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Interviews |  22 Aug 2016 15:39 |  By RnMTeam

We have toured Asia earlier as a band, but never India: The Aristocrats

MUMBAI: The Aristocrats, the rock/fusion instrumental trio featuring Guthrie Govan, Bryan Beller, and Marco Minnemann, is all set for its India debut tour. Brace yourself for the rock supergroup,who call themselves 'rowdy' sometimes,  and are poised to visit the country for the first time ever for a multi-city tour during September 12-18, 2016.

Formed in 2011, the band consists of Guthrie Govan on guitar (associated with Steven Wilson of late), Bryan Beller, the bass guitarist and Marco Minnemann on drums - and is well-known for their work with Joe Satriani. The Aristocrats’s first namesake album ‘The Aristocrats’ was released in 2011, followed by ‘Culture Clash’ in 2013 and most recent album ‘Tres Caballeros’, released in June 2015. Radioandmusic.com got an opportunity to get to know about the band’s niceties and much more, in an email interaction.

Excerpts:  

The Aristocrats is known as Instrumental Rock/Fusion’s ‘Rowdy New Democracy'. How would you describe the term?

That phrase was something a magazine writer said about us during the Culture Clash tour, and we liked it and stole it! We are a band in the true sense of the word, in that we make all of our decisions together, even when we’re not physically together. We even decided to answer these questions as a band, in one voice! That is the magic of e-mail, and also our chemistry, which seems to work well as a three-person group.

Are we rowdy? Sometimes. ;-)

This will be the band’s debut India tour, how does it feel? Were you planning on doing shows in India and in other countries as well? How did it work out?

We have toured Asia earlier as a band, but never India. Guthrie has been to India before to do a clinic and play with some local musicians, and he really enjoyed it, saying we needed to go back as a band. So when we started planning this tour, we all said, we have to play in India this time! We’re grateful to the folks at The Humming Tree and all of the fans in India who are making it possible for us to come there and play our strange music.

What are you looking forward to in 2016 and in this multicity tour in India?

At this point in our touring cycle, we have toured Europe and North America already, so now we’re looking forward to bringing our Tres Caballeros show – which has music from all three of our studio albums – to Asia and South America in the next few months. And, of course, we’re very excited and honoured to be playing in India as a band for the first time ever!

Your music is intense, how does the creative process work and how would you describe your sound to the audience in India who will listen to your music for the first time?

For the creative process, we all had individual solo albums out before forming the band, so we’re all capable of making our own demos on our own. That’s how we do it. We each write three songs for a nine-song album, and then present them to the band. Once we play them together, we tweak the arrangements, and they become Aristocrats songs. For a first-time listener, we’d just say that, if you enjoy instrumental rock and fusion, and appreciate dynamics and band communication, and also don’t mind a sense of humour in your music, we think you’ll find something you’ll like.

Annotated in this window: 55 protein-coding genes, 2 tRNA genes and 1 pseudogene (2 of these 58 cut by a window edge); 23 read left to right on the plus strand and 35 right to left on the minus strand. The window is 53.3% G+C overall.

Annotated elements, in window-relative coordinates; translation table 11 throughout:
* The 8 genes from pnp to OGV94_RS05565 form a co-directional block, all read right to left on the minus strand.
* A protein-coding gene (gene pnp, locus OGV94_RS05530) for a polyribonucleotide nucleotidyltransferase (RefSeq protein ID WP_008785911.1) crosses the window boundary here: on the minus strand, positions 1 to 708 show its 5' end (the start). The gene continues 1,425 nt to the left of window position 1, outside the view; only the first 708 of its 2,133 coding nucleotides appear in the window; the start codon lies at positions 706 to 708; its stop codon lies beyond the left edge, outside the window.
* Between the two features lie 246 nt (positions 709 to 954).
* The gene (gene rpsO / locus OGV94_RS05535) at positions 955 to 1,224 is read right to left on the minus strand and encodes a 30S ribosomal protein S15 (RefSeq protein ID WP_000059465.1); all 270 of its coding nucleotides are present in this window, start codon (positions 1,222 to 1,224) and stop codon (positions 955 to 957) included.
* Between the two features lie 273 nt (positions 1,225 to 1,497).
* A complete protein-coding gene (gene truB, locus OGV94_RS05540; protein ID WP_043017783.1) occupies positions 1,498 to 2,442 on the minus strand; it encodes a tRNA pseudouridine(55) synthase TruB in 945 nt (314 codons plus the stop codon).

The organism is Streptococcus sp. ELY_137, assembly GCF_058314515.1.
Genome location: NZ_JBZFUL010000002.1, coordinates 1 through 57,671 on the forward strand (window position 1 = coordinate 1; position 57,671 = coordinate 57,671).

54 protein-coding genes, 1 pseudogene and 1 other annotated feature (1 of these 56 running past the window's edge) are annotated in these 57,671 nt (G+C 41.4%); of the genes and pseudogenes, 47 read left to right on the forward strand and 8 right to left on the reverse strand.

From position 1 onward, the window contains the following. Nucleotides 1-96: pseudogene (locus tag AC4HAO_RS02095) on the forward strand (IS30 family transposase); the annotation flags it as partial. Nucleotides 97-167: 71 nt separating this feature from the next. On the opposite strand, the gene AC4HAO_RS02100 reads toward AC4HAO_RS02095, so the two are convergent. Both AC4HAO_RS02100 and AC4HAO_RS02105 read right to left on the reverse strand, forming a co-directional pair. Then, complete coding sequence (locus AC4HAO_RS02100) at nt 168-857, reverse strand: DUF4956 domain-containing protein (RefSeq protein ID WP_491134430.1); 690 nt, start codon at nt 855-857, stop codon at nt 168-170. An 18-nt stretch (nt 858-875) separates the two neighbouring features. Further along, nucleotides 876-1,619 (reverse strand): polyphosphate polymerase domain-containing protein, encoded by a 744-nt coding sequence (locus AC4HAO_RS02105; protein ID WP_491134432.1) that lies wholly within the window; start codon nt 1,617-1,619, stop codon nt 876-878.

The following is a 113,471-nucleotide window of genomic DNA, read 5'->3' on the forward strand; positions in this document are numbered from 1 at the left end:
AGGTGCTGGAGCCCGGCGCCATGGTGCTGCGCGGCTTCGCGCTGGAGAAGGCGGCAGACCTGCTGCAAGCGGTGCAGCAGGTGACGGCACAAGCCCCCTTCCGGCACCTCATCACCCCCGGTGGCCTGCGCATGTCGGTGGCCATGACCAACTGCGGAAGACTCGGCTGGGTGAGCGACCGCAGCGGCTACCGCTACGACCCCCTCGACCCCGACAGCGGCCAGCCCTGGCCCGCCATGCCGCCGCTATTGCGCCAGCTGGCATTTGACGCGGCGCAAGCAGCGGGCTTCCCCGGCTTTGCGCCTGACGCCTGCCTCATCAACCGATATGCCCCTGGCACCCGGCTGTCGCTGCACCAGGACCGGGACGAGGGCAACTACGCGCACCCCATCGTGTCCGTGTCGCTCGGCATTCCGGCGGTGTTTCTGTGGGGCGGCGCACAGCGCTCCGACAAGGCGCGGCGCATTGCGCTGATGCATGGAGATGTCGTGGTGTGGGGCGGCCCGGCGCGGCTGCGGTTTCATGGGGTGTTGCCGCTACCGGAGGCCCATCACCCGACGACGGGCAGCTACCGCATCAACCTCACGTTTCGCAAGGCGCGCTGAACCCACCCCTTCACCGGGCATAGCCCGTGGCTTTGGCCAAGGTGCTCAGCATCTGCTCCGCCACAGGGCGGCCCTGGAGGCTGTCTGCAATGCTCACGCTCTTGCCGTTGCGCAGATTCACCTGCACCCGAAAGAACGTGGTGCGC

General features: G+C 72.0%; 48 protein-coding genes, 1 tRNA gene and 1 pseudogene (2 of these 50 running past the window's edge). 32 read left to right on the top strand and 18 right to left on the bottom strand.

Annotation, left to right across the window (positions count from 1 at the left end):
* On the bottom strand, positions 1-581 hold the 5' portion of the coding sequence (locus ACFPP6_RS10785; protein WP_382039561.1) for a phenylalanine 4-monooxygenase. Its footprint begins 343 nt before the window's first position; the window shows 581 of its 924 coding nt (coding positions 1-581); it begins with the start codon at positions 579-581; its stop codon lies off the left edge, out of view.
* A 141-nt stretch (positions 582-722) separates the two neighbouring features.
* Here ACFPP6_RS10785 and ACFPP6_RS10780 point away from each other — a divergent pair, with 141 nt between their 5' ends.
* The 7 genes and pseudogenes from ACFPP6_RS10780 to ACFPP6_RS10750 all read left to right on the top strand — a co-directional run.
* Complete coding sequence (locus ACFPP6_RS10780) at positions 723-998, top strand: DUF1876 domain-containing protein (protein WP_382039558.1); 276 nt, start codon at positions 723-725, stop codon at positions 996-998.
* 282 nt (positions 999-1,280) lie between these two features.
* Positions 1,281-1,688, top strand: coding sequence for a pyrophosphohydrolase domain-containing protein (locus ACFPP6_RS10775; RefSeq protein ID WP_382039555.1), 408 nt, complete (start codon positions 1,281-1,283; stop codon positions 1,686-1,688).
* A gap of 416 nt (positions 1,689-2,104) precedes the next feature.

The band’s name and the song titles are inspired by the venerable Aristocrats joke. Is there any specific motive behind that?

Only that we were exchanging demos for the first album, and the song titles seemed to have obscenity built into them: ‘Sweaty Knockers’, ‘Blues Fuckers’, even ‘Boing, I’m In The Back!’ It was Guthrie who noticed a theme developing, and suggested the band name that stuck. So it happened in that order.

The Aristocrats have played a lot of countries. How would you differentiate the audience in different parts of the world?

That’s part of the fun of being a touring musician, seeing the different reactions to different crowds in different countries, or cultures, if you will. We see a more reserved and polite response in Japan or Finland than we might see in Spain or Italy, where people are louder and more spontaneously rambunctious. But that doesn’t mean the people anywhere are more or less appreciative – they just have different ways of expressing themselves, which also affects the energy in the room, and therefore, the show.

What are your favourite venues? Does it make any difference when you’re playing abroad?

We couldn’t possibly name a favourite venue as we’ve been fortunate enough to have played so many beautiful places. We’re just happy to play for people who appreciate what we do, no matter where it is.

How and when did you guys collaborate? How tough is it to be touring with so many different bands such as Joe Satriani, Dethklok, Mike Keneally, Steve Vai, and Steven Wilson?

As we mentioned before, our writing process is individual. It’s when we play live that our energy becomes collaborative, and the music really comes alive inside the ‘Aristocratic’ unit. There’s a lot of communication while we’re playing, and the energy flow is constant. In terms of touring with so many different bands, it is sometimes difficult to schedule everything, but in the end that’s a nice ‘problem’ to have – and in some way, all of the artists we play with are a factor in the energy we bring to the band.

The Aristocrats will be performing on September 12 at Swabhumi, Kolkata, on September 14 in Mumbai at Sitara Studio, September 16 is scheduled for The Humming Tree, Bangalore and Hard Rock Cafe, Delhi for September 18.

Games